April 4th funnel clouds (4/10/2012)

By: NWS Wichita

April 4th, 2012
Funnel Clouds

Several funnel clouds (images 1 and 2) were sighted in the Wichita area during the late afternoon of April 4th, 2012.  These funnels were quite small and did not touchdown, though some persisted for as long as 15 minutes.  At a brief point, as many as three separate funnels were viewed at one time just southwest of the city limits of Wichita. While funnel clouds and tornadoes are not rare across Wichita and tornado alley, the type of funnel clouds that hovered over Wichita and other parts of south central Kansas on Wednesday posed a very low risk of touching down and causing significant damage. 

Low pressure aloft was spinning just to the south-southwest of south central Kansas (Fig. 1) during the afternoon, across western Oklahoma. This helped create the larger scale, background spin, or vorticity, in the atmosphere.  Meanwhile, low pressure at the surface was situated just north of Wichita (Fig. 2), with surface fronts or boundaries oriented east-southeast from the low across eastern Kansas, and also southwest from the low, across the Wichita metro area and south central Kansas. The relatively colder air aloft combined with the daytime sun and heating, resulting in weak or modest instability, which fueled the development of thunderstorms (Fig 3 and 4).

The storms that formed along the surface boundaries were the locations that were most prone to spin-up these funnels, where the converging air within these updrafts interacted with the stretching of the relatively weak spin or vorticity in the developing thunderstorms. The funnel clouds occurred along both such boundaries (Fig. 1) on Wednesday afternoon, one over Chase county, near Bazaar, and the others across the Wichita area. While there is some debate as to how to classify these types of funnels that formed (cold air or landspouts), they posed a relatively low risk of touching down on Wednesday afternoon. This was mainly due to the combination of weak instability and wind shear in the atmosphere.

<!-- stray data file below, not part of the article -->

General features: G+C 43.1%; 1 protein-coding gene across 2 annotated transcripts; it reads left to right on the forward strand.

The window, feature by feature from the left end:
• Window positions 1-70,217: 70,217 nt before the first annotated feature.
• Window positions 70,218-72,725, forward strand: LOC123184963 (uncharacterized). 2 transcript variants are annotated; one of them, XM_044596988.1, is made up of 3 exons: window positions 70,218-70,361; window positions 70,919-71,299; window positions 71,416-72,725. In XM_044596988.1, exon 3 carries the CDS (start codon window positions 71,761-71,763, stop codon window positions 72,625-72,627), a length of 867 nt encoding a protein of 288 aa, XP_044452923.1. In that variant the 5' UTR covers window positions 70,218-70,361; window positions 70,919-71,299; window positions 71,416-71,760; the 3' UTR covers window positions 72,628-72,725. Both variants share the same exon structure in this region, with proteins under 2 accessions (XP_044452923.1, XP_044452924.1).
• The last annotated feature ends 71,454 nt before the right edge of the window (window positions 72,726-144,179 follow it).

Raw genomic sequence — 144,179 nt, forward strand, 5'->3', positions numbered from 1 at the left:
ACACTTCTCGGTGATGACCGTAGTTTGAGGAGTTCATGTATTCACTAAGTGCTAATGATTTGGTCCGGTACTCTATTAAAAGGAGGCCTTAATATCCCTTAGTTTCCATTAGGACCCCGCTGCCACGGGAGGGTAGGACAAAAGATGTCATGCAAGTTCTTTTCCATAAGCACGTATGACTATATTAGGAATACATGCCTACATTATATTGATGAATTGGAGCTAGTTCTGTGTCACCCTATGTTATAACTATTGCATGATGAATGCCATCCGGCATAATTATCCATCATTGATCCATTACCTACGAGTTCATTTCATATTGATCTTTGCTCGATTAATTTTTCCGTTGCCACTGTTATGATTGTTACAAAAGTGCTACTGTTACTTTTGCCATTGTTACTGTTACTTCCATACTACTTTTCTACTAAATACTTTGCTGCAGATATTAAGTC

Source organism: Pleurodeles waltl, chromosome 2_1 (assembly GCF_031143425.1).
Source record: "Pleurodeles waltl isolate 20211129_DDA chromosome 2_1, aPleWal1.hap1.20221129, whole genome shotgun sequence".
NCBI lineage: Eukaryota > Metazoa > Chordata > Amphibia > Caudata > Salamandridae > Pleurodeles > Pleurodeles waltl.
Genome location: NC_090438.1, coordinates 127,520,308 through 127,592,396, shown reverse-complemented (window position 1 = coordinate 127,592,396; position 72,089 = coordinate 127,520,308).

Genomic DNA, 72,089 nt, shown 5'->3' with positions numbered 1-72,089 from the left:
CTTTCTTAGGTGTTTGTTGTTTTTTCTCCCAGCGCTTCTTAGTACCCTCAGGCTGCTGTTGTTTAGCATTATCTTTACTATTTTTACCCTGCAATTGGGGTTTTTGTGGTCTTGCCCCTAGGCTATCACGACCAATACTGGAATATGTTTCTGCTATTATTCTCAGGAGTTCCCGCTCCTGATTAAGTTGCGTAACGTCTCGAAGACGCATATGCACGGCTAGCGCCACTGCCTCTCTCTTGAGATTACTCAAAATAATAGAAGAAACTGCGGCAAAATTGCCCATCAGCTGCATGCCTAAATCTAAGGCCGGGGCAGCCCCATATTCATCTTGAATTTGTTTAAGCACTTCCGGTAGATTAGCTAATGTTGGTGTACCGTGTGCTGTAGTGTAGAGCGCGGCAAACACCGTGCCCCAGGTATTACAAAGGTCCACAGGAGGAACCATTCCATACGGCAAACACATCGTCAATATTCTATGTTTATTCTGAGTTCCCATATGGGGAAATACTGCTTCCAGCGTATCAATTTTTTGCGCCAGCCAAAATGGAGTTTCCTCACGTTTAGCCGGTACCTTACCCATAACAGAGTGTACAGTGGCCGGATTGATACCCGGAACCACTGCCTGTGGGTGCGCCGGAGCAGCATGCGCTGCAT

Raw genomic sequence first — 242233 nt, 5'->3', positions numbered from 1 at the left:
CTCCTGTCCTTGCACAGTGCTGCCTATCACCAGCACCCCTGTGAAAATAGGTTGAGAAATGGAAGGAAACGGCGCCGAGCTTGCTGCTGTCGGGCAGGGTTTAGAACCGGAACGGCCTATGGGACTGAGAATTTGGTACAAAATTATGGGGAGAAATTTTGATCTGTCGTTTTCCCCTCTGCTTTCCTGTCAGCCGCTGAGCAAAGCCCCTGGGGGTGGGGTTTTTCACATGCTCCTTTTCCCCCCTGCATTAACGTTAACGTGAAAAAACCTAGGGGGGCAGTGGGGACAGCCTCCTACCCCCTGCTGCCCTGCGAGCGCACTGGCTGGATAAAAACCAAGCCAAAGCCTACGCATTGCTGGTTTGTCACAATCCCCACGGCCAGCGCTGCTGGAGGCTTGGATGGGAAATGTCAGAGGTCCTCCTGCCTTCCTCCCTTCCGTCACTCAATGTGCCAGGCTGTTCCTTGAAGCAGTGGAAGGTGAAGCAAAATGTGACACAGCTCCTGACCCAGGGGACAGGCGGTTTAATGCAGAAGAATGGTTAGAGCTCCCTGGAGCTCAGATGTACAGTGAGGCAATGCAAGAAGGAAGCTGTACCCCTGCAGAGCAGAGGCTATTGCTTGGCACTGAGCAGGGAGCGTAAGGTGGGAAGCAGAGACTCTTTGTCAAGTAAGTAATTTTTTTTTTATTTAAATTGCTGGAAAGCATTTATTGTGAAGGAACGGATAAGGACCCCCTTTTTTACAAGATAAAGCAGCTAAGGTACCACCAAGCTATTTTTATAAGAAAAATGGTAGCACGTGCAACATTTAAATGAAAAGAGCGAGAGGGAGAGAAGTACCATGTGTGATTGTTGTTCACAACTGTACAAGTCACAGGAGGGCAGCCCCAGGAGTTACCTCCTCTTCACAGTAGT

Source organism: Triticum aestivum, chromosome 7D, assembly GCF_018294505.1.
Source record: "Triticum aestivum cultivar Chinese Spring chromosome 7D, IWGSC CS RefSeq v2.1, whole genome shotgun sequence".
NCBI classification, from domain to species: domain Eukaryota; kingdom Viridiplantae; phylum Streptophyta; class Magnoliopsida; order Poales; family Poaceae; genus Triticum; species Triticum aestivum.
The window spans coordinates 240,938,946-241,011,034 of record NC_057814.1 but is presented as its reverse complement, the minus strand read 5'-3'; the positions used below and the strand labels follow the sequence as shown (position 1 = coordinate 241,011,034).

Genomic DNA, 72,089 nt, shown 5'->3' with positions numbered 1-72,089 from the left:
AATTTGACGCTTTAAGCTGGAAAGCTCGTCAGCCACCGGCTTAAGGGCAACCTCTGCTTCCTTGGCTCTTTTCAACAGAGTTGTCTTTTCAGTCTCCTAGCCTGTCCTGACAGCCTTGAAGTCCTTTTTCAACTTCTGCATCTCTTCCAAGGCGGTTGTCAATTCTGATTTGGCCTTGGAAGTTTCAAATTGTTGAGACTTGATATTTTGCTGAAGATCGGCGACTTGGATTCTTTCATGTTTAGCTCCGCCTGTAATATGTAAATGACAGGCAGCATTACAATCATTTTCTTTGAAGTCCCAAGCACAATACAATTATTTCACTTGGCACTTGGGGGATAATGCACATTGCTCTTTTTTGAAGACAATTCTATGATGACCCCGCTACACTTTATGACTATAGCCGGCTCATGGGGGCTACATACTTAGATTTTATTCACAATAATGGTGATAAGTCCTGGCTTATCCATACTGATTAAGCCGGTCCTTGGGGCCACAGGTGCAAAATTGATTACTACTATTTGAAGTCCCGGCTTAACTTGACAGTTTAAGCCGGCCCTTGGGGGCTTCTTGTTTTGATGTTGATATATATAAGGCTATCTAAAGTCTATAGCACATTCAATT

So what is the difference between these funnel clouds and funnel clouds that eventually become destructive tornadoes?  Well the difference is how they are formed.  As described above, these funnel clouds are formed with some relatively weak background spin in the atmosphere while funnel clouds that eventually become destructive tornadoes usually form from supercell thunderstorms that have a large rotating updraft called a mesocyclone.  Why does this matter? Think of the funnel clouds that were visible on April 4th as having the energy/power of an old large drill with only 5-7 volts.  This larger old drill is about as effective as a thumbtack at putting a hole in wood or drywall.  The power of this drill is like the energy or background spin in the environment that could produce the funnels that occurred on April 4th.  If these funnel clouds would have touched down becoming a tornado, they would have relatively little energy which could cause minor damage, but do not pose a large risk to life and property.  Supercell thunderstorms are more like a small compact 18-volt  drill.  This compact drill has more power on a smaller scale (like a supercell thunderstorm). The funnel clouds that develop from these storms can touch the ground, becoming tornadoes.  These tornadoes have the ability to cause more damage from the greater energy they contain from their parent system, the supercell thunderstorm, ultimately posing a greater risk to life and property.  


(Image 1) Funnel over southwest Wichita around 515pm.

(Image 2) Funnel over southwest Wichita around 515pm.

(Fig. 1) Visible satellite image from around 4 pm showing the location of the upper level low pressure system.

(Fig. 2) Surface analysis from around 3 pm showing the two boundaries which storms developed on.

(Fig. 3) Radar animation starting around 5 pm, showing the storms that produced the funnels.


(Fig. 4) Radar image from around 515pm showing the storms over the southwest portion of Sedgwick County which produced the funnel clouds.

This story was brought to you by the National Weather Service - Wichita, Kansas.

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